Managing MCI and the risk of dementia

No medication has been shown to definitely alter the prognosis of MCI. A Cochrane review has shown no overall effect for donepezil, the cholinesterase inhibitor that is most widely used (Level A evidence).8 Although there is insufficient evidence from randomised controlled trials (RCTs) to support the systematic use of certain interventions to prevent dementia, data from cohort studies and RCTs are compelling in indicating that treatment of hypertension and increased physical activity decrease the risk of dementia (Level B evidence).1 There is also observational evidence that cessation of smoking potentially decreases the risk of dementia (Level C evidence).1 The evidence regarding cognitive stimulation in the prevention of dementia is far from compelling.1

Role of memory clinics

Memory clinics funded by state health services, such as the Cognitive, Dementia and Memory Service throughout metropolitan and regional Victoria, are becoming increasing available. These clinics not only allow team-based multidisciplinary assessment of people with memory loss (typically with a geriatrician, psychogeriatrician, neurologist, neuropsychologist, nurse, social worker, occupational therapist and speech pathologist [Box 4]) and management of people with dementia, but also provide links to other service providers such as home and community care providers and community supports such as Alzheimer’s Australia support groups. Memory clinics operate within a shared-care model, with a GP providing ongoing medical care and liaising with other specialists. There is some evidence that memory clinics improve the quality of life of carers and improve the assessment of people with dementia.5 Although there are few such clinics in rural settings, some clinics have extended their reach using telehealth.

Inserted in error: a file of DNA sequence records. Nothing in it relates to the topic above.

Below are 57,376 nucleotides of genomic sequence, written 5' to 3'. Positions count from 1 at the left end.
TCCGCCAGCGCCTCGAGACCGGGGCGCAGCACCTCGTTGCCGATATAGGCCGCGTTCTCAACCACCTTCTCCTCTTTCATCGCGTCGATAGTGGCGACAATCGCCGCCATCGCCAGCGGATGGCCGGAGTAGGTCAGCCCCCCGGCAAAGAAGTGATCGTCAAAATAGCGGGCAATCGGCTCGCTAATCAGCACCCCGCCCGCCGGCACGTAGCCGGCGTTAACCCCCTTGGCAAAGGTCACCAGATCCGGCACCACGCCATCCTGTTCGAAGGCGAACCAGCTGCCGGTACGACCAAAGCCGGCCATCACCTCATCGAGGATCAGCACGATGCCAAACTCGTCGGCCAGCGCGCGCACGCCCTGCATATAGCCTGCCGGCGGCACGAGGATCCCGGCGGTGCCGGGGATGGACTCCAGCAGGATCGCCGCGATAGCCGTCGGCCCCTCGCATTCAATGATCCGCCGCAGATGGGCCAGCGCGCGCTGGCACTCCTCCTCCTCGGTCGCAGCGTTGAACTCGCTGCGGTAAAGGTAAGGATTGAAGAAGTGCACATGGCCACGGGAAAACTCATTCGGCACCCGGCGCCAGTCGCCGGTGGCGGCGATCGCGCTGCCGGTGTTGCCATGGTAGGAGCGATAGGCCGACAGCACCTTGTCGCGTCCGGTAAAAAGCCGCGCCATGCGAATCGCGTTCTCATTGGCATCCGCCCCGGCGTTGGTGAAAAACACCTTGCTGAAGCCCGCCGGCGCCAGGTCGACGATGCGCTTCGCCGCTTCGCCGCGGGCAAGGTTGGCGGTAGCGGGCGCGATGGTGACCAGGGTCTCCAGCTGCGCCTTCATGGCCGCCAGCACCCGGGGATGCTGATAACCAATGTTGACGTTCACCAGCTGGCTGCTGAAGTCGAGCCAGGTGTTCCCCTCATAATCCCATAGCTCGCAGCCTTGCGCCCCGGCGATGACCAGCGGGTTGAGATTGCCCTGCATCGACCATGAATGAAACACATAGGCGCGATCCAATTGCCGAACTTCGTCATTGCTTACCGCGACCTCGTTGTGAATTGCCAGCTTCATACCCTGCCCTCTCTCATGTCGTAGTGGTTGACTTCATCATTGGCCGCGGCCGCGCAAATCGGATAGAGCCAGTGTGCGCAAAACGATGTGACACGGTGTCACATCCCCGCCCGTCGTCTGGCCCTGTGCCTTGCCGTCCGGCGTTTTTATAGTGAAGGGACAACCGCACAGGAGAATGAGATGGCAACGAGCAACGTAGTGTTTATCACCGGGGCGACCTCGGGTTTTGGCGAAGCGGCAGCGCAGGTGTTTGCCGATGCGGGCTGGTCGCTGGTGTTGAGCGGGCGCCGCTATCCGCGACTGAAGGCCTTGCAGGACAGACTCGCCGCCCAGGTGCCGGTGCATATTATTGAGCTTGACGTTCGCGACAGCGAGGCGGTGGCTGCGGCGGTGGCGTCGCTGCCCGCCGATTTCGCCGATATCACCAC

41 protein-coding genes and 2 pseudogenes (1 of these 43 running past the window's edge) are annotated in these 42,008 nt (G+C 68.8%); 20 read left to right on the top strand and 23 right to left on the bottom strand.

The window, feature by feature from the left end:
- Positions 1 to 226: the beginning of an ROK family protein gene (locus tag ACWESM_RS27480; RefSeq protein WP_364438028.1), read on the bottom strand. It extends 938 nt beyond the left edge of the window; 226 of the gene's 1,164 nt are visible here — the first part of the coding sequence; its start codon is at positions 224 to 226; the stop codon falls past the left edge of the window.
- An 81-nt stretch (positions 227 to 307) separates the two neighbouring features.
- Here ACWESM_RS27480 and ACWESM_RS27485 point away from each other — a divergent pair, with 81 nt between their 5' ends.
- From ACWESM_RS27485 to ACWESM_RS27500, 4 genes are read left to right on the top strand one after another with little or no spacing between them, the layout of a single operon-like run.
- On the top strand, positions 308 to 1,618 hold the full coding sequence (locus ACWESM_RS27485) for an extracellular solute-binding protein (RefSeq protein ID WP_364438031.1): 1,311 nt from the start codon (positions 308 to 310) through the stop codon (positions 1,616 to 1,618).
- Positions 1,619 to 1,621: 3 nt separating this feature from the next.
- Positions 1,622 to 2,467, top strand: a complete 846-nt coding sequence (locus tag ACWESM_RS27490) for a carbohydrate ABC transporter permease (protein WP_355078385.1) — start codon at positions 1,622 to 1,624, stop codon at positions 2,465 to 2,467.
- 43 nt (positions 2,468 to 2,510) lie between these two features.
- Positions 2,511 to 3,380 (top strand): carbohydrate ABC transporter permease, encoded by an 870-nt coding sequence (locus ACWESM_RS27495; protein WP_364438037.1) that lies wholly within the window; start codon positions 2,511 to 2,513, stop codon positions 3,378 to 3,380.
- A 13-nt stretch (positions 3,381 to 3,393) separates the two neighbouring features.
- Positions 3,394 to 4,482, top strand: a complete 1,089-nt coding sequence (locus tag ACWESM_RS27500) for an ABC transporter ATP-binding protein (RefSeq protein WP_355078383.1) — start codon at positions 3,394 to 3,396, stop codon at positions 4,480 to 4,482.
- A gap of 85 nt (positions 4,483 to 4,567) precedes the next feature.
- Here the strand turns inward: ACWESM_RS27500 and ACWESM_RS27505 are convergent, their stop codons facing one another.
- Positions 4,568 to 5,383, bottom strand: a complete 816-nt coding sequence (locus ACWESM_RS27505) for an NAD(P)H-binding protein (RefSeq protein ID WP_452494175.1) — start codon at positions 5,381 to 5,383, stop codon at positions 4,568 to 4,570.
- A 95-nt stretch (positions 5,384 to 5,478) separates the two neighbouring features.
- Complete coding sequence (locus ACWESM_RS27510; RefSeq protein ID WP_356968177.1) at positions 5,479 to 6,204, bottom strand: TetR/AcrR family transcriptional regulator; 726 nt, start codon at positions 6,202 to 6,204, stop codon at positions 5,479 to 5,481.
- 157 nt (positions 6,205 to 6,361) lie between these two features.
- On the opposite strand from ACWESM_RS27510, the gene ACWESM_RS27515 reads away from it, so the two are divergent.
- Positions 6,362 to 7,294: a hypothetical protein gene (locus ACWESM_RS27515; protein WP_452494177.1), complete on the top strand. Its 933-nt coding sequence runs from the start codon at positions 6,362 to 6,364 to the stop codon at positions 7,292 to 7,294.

Managing Alzheimer’s disease